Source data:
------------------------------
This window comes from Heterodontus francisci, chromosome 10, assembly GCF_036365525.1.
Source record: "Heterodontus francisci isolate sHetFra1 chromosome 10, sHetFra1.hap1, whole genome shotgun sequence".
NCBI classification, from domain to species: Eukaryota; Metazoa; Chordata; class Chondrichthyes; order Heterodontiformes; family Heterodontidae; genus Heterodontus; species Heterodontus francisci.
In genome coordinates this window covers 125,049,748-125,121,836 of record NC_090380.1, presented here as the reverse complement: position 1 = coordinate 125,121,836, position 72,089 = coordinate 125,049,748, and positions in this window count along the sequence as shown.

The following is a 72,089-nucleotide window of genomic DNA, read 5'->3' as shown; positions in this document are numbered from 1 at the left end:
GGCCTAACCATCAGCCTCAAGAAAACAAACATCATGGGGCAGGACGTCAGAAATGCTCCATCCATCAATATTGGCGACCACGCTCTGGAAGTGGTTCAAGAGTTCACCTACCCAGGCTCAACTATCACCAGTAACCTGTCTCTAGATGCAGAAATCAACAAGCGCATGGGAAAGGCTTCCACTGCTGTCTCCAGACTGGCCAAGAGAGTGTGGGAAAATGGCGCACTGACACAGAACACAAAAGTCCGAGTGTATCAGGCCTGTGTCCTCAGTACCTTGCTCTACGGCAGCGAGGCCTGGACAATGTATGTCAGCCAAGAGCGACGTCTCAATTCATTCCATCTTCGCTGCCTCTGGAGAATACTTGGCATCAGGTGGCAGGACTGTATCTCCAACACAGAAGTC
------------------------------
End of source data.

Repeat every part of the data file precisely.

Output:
This window comes from Heterodontus francisci, chromosome 10, assembly GCF_036365525.1.
Source record: "Heterodontus francisci isolate sHetFra1 chromosome 10, sHetFra1.hap1, whole genome shotgun sequence".
NCBI classification, from domain to species: Eukaryota; Metazoa; Chordata; class Chondrichthyes; order Heterodontiformes; family Heterodontidae; genus Heterodontus; species Heterodontus francisci.
In genome coordinates this window covers 125,049,748-125,121,836 of record NC_090380.1, presented here as the reverse complement: position 1 = coordinate 125,121,836, position 72,089 = coordinate 125,049,748, and positions in this window count along the sequence as shown.

The following is a 72,089-nucleotide window of genomic DNA, read 5'->3' as shown; positions in this document are numbered from 1 at the left end:
GGCCTAACCATCAGCCTCAAGAAAACAAACATCATGGGGCAGGACGTCAGAAATGCTCCATCCATCAATATTGGCGACCACGCTCTGGAAGTGGTTCAAGAGTTCACCTACCCAGGCTCAACTATCACCAGTAACCTGTCTCTAGATGCAGAAATCAACAAGCGCATGGGAAAGGCTTCCACTGCTGTCTCCAGACTGGCCAAGAGAGTGTGGGAAAATGGCGCACTGACACAGAACACAAAAGTCCGAGTGTATCAGGCCTGTGTCCTCAGTACCTTGCTCTACGGCAGCGAGGCCTGGACAATGTATGTCAGCCAAGAGCGACGTCTCAATTCATTCCATCTTCGCTGCCTCTGGAGAATACTTGGCATCAGGTGGCAGGACTGTATCTCCAACACAGAAGTC